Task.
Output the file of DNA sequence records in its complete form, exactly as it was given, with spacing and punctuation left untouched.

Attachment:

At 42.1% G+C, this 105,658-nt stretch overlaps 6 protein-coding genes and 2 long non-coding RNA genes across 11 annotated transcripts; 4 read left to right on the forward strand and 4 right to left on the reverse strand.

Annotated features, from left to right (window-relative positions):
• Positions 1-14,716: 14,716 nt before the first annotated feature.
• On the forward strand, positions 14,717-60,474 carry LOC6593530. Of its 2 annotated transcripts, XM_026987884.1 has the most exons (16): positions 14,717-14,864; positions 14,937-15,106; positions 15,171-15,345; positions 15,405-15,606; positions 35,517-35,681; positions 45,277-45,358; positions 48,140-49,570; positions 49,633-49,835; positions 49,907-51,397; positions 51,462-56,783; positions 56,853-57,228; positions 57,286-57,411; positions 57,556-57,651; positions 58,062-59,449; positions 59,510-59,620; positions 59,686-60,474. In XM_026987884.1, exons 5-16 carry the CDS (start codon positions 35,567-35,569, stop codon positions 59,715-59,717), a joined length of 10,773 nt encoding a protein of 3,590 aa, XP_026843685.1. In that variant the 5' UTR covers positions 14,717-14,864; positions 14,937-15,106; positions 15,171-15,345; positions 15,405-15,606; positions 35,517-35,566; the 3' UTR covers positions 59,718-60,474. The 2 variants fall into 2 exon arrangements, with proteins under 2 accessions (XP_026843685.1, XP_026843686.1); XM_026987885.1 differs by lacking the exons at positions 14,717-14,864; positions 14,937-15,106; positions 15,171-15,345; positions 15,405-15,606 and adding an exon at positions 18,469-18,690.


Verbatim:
At 42.1% G+C, this 105,658-nt stretch overlaps 6 protein-coding genes and 2 long non-coding RNA genes across 11 annotated transcripts; 4 read left to right on the forward strand and 4 right to left on the reverse strand.

Annotated features, from left to right (window-relative positions):
• Positions 1-14,716: 14,716 nt before the first annotated feature.
• On the forward strand, positions 14,717-60,474 carry LOC6593530. Of its 2 annotated transcripts, XM_026987884.1 has the most exons (16): positions 14,717-14,864; positions 14,937-15,106; positions 15,171-15,345; positions 15,405-15,606; positions 35,517-35,681; positions 45,277-45,358; positions 48,140-49,570; positions 49,633-49,835; positions 49,907-51,397; positions 51,462-56,783; positions 56,853-57,228; positions 57,286-57,411; positions 57,556-57,651; positions 58,062-59,449; positions 59,510-59,620; positions 59,686-60,474. In XM_026987884.1, exons 5-16 carry the CDS (start codon positions 35,567-35,569, stop codon positions 59,715-59,717), a joined length of 10,773 nt encoding a protein of 3,590 aa, XP_026843685.1. In that variant the 5' UTR covers positions 14,717-14,864; positions 14,937-15,106; positions 15,171-15,345; positions 15,405-15,606; positions 35,517-35,566; the 3' UTR covers positions 59,718-60,474. The 2 variants fall into 2 exon arrangements, with proteins under 2 accessions (XP_026843685.1, XP_026843686.1); XM_026987885.1 differs by lacking the exons at positions 14,717-14,864; positions 14,937-15,106; positions 15,171-15,345; positions 15,405-15,606 and adding an exon at positions 18,469-18,690.